Is the Pre-Submission process worth the time and effort?

The last in a series of blogs about informal, pre-submission contact with FDA.  Visit our website for the previous six.

Med_D6A1047The Pre-Sub process can be time-consuming (Pre-Sub; see FDA guidance here). You may wonder if it’s worth it. We discussed some of the reasons for having a Pre-Sub (or not having one) in a previous post, but let’s look at those again:

  • Is the device new (to you) or FDA?
  • How well do guidance documents, recognized consensus standards, or 510(k)/PMA summaries apply?
  • Where are you in the development cycle?
  • How expensive is it to be wrong?

Those are the “hard” questions to ask before you decide, but there are a few more “soft” reasons for asking for a Pre-Sub:

  • It is a valuable opportunity to make a good first impression.
  • It is a great way to sort out major issues in a non-adversarial manner.
  • It is a great way to educate FDA on your new device, technology, or test.

This last one is especially important. You may have 100% confidence in your development program. But if FDA has never seen this type of device before, it is helpful if they are exposed to it proactively. The back-and-forth of the Pre-Sub program gives you time to explain your device before your formal submission, when table upon table of data arrive at their doorstep unannounced.

MED believes it is important to integrate your engineering and regulatory strategies from the very beginning of the medical device development process, if possible, or at least as early in the process as you can. The Pre-Submission (Pre-Sub) process is a perfect opportunity to present both your engineering strategy and your regulatory strategy to FDA early in the process and ensure that everyone is in agreement.

We all have the same goal: to help patients by providing innovative and safe medical devices. Keeping this common goal in mind during our interactions will help us to focus on the supporting data and risk mitigation tools that support that goal. We can also develop trust and foster meaningful relationships with the agency in the process.

To have a more thorough discussion or to answer any questions you may have regarding the Pre-Sub process or tips on how to effectively communicate with FDA, please contact MED Institute via our website at

What happens once I submit a Pre-Submission? (Part 3: After the meeting)

The sixth in a series of blogs about informal, pre-submission contact with FDA. See here, here, here, here, and here for the previous five.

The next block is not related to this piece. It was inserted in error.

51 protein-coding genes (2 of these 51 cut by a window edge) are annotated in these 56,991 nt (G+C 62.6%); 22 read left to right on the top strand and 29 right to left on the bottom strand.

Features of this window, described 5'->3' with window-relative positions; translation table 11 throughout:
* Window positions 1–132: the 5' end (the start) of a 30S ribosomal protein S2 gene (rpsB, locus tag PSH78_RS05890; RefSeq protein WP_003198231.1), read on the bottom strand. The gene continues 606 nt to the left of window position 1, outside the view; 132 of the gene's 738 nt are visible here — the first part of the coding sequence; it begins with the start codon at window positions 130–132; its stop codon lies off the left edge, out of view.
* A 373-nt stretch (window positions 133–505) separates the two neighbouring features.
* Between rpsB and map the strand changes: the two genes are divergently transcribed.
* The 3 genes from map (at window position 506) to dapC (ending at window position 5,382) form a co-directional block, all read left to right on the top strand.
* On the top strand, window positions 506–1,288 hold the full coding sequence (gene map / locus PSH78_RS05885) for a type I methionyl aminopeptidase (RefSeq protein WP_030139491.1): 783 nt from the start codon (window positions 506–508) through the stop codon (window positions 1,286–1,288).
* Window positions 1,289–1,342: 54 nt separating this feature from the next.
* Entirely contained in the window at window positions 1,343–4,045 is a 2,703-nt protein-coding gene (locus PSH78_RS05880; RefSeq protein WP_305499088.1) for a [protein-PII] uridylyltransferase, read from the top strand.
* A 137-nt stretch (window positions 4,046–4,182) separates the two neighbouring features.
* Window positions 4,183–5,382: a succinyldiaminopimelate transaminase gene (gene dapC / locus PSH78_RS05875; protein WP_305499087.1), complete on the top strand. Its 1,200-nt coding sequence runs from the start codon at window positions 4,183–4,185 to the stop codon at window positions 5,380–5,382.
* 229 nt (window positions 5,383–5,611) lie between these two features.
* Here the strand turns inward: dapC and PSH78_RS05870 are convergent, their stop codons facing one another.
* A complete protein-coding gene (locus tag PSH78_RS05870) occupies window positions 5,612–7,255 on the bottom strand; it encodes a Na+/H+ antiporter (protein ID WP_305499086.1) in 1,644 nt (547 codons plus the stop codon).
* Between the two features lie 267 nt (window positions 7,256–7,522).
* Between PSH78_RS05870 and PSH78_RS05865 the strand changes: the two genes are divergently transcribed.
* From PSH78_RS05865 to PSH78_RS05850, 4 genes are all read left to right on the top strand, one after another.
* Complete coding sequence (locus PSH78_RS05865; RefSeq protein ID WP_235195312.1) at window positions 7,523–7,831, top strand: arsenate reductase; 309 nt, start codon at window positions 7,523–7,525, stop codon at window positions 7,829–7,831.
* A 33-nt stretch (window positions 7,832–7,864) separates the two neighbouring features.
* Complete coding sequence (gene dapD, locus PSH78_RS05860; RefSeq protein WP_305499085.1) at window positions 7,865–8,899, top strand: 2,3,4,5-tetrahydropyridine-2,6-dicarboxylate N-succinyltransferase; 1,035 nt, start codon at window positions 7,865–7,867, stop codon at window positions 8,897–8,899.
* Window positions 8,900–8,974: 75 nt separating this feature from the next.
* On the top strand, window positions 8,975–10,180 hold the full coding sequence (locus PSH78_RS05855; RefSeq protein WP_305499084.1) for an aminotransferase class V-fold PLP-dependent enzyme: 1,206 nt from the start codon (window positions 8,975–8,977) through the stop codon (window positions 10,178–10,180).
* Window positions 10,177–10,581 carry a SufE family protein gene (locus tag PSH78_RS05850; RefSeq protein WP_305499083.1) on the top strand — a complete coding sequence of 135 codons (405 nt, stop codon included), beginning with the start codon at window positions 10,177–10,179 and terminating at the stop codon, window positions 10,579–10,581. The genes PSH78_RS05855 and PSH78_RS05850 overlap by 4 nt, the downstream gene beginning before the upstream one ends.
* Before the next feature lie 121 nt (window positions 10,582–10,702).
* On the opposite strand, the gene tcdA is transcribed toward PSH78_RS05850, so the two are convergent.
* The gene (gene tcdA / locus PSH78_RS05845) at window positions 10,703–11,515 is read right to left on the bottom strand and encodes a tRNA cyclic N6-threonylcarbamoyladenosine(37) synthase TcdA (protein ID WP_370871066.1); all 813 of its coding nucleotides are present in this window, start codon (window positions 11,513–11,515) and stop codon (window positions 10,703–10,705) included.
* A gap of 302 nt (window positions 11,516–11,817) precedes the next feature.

MED Inst, Med,  regulatory science, regulatory dataYou have sent FDA a Pre-Submission (Pre-Sub; see FDA guidance here) to get answers to questions you want to know well before your formal submission (e.g., an IDE or 510(k)). You have received comments from FDA, and met with them to discuss them. What’s next?

Minutes: Within 15 calendar days of the teleconference or in-person meeting, you will draft meeting minutes and submit them to FDA. FDA will review and edit the meeting minutes, if necessary, within 30 days of receipt. The final version will become the final record of the meeting or teleconference 15 calendar days after you receive FDA’s edits. If you disagree with FDA’s edits, you can submit an amendment and FDA will discuss them with you.

Don’t try to capture everything that was said, just important agreements (or disagreements) and action items. The process may seem tedious, but it is often a good opportunity to get further clarification on FDA’s thinking and to clear up any misunderstanding.

Issues needing further discussion: As mentioned in a previous post, you only have 60 minutes, so you may not have time to discuss some of the lesser points of disagreement. Many of these can be handled with supplements to the original Pre-Sub. Talk to your lead reviewer about how to structure the discussion.

FDA’s commitment: In the Pre-Sub guidance, FDA has committed to standing by their feedback, with the following conditions: information in the formal submission is consistent with the Pre-Sub interaction, the data in the subsequent submission do not raise new important issues, and no material issues have arisen since the time of their feedback, e.g., new scientific findings about risks.

It is not unreasonable to be wary of this commitment, especially the caveat about “new scientific findings”. If there is a long gap between the meeting and the final submission, consider whether you will need to double-back with FDA.

Future submissions: All of your work will go to waste if you don’t remind FDA what was agreed upon when your formal submission (e.g., IDE, 510(k), PMA) is submitted. Those formal submissions should include a copy your questions, FDA’s comments, the meeting minutes, detailed responses to each of FDA’s comments, and cross-reference to the same information in the main body of the submission.

For instance, suppose your Pre-Sub asked a question about the types of bench tests to be conducted. FDA responded that they agreed to the test matrix, but they wanted you to do two more tests. The meeting minutes reflect that you agreed to the first additional test, but not the second one. In this case, the appendix to the formal submission should include your original question, a clear statement that FDA agreed to it with reservations, and (1) a reference to the location of the agreed-upon tests in the main body, and (2) a well-supported justification about why the remaining test was unnecessary.

For more information, please visit our website at

Next time: Is the Pre-Sub Process worth the time and effort?